by Rob Williams on September 10, 2009 in Processors
We found out earlier this week that Intel’s Lynnfield-based processors are fast, but who said that cranking the clocks to make them even faster was a bad idea? In this article, we take both the Core i5-750 and i7-870 for an overclocking joyride, and the stable overclocks we were able to achieve is nothing short of impressive.
With the overclock we saw on the Core i5-750, it’s pretty much impossible for the Core i7-870 to produce something quite as impressive. After all, even if it hits 4.0GHz, it still costs about 2.75x as much, so it’s a bit more difficult to exert the energy to drop your jaw. But, one thing the i7-870 does have going for it is HyperThreading, and as seen in our recent tests, there are many scenarios that excel on such a processor, especially 3D rendering.
As a result of HyperThreading, a processor is able to theoretically juggle twice as many tasks at a time (HyperThreaded processors will show double the number of cores (threads) to your OS… in the case of a Quad-Core, it will show eight). While that offers extreme performance in some cases, a side-effect is greater temperatures. So, it’s imperative that you have a good-quality CPU cooler when overclocking the Core i7-860 or i7-870 (or any of the previously-launched Core i7’s for that matter).
The process of overclocking the i7-870 was pretty much the same as the i5-750. We first tried to achieve a high overclock using stock voltages, and thanks to the slightly higher multiplier here, we were able to get by with using a lower bus speed (173MHz vs. 155MHz). Not only that, but we managed to achieve a slightly higher overclock, as well… 3.72GHz!
(Stock Voltages – Click for stability report)
Once again, as you can see by the CPU voltage in our CPU-Z report above, we didn’t have to touch anything. With Turbo taken into consideration, we essentially gained 520MHz from this overclock. While we gained a 30% clock boost on the i5-750, hitting 3.72GHz here means a 16.4% boost. Is that reflected in the raw performance?
Intel Core i7-870 2.93GHz (Overclock: 3.72GHz w/ Turbo)
|Autodesk 3ds Max 2009|
|Adobe Lightroom 2.0|
Convert 100 RAW to JPEG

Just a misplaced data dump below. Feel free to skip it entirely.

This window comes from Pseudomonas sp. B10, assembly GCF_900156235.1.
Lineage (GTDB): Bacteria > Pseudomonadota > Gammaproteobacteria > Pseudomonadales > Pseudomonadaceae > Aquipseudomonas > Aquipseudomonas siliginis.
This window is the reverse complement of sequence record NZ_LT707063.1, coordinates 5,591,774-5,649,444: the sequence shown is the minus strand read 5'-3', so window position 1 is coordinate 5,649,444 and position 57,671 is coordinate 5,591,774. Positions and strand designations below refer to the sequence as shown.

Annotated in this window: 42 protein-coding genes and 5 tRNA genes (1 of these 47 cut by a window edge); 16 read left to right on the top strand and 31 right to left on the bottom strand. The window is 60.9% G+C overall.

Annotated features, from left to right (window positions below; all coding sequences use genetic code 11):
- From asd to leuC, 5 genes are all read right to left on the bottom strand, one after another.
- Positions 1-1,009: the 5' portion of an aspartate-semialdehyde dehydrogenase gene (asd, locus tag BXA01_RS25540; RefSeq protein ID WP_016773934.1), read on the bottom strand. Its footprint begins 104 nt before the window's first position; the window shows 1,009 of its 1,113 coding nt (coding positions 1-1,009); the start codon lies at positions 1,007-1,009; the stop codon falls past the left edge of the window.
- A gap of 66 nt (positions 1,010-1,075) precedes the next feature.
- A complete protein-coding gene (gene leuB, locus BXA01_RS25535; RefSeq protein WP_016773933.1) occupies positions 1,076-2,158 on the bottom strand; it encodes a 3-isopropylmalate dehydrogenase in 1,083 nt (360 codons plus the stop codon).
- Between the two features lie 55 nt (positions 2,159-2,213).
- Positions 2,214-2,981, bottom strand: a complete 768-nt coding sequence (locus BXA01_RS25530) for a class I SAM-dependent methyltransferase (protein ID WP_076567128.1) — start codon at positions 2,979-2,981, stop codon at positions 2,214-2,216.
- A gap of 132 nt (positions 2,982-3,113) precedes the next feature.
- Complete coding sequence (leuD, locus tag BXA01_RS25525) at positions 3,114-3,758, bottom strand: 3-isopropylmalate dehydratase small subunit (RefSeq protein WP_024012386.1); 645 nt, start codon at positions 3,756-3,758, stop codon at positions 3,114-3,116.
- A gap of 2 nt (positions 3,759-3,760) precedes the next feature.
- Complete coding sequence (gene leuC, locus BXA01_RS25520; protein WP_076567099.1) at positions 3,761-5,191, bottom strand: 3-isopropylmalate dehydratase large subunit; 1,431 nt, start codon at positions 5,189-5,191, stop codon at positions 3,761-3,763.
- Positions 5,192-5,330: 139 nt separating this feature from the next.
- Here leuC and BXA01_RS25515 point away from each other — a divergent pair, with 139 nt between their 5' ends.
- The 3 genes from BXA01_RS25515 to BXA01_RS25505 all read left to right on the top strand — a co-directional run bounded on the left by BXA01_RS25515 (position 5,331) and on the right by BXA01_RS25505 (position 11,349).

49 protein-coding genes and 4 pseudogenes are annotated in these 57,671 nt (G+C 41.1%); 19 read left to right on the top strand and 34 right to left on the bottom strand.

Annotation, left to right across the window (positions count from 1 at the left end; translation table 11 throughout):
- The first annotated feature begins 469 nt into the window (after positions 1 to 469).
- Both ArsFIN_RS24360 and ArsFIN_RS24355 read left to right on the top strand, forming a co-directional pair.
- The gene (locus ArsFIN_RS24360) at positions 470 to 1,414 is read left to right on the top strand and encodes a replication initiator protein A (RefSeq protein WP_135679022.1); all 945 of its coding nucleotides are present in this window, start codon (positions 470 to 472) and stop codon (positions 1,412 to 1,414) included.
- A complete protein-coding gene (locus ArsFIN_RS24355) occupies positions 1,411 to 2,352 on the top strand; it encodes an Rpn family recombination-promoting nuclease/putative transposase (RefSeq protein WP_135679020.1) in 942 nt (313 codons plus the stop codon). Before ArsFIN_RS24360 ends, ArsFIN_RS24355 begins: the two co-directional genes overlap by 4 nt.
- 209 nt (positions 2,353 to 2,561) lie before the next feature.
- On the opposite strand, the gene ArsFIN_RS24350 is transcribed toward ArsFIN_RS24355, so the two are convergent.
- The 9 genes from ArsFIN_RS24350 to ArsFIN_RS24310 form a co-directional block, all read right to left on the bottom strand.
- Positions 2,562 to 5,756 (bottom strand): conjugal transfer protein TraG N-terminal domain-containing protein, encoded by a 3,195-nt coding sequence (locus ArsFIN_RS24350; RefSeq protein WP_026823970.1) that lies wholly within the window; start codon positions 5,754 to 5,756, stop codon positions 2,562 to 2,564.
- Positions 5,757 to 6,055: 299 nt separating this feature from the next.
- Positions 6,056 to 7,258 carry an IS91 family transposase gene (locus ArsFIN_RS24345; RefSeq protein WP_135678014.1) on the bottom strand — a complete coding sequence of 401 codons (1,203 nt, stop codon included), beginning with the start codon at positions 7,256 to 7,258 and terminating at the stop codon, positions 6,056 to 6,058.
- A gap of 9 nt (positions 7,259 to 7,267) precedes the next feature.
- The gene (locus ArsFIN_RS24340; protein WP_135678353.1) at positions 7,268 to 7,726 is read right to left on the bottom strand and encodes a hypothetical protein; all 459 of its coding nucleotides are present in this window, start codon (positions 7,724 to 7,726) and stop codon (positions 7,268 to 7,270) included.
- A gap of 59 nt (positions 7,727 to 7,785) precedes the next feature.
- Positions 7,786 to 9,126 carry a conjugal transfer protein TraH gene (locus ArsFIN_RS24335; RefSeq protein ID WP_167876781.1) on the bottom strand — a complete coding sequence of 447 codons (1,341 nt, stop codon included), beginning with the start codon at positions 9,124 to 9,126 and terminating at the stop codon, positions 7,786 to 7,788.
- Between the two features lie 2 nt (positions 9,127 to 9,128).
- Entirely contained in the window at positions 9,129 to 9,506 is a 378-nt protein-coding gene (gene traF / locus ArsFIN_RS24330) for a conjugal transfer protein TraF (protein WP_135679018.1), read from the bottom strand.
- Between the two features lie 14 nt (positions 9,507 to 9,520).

HD Video Encode
Mobile Video Encode
HD Video Encode
DVD Video Encode
Big Number Crunch
Surprisingly, unlike the i5-750, whose overclocked performance didn’t quite match its gain in frequency, the i7-870 hits almost every test right on the mark. In the case of our HD encode test with TMPGEnc Xpress, we actually saw a greater than 16% gain. On the opposite side of the coin, we didn’t quite hit 16% with Adobe Lightroom, but the gain exhibited is still nice to see.
I mentioned above that for HyperThreaded processors, a good-quality CPU cooler is imperative to retain stability on your overclocks. Well, that advice is amplified when we’re dealing with extra voltage. While the above overclock is stable on Intel’s stock cooler, the one below is not, so please use caution if you choose to crank up the voltage and go for gold.
(1.40v CPU, 1.40v Bus – Click for stability report)
Once again, with 1.40v being applied to the CPU, and 1.40v also to the QPI/Vtt (Bus), we hit 4.1GHz, and with the help of our Thermalright MUX-120 CPU cooler, we retained full stability in our battery of tests. 4.1GHz is an impressive clock, especially when you consider that the processor is one of the fastest on the market to begin with. Which such an overclock, this processor would beat out the Core i7-975 Extreme Edition at its stock clocks easily. Plus, this option is $450 cheaper. Not bad, eh?
This concludes our overclocking report for Intel’s new Lynnfield processors, and I hope you’ve enjoyed reading. This is the first such article we’ve written, so as always, we’re up for comments and suggestions. If you liked what you saw here, let us know. Likewise, if you disagree with how we tested, or you wanted even more information, bring it on! The comment thread URL is linked below, and you are not required to sign up on our forums to post a comment.
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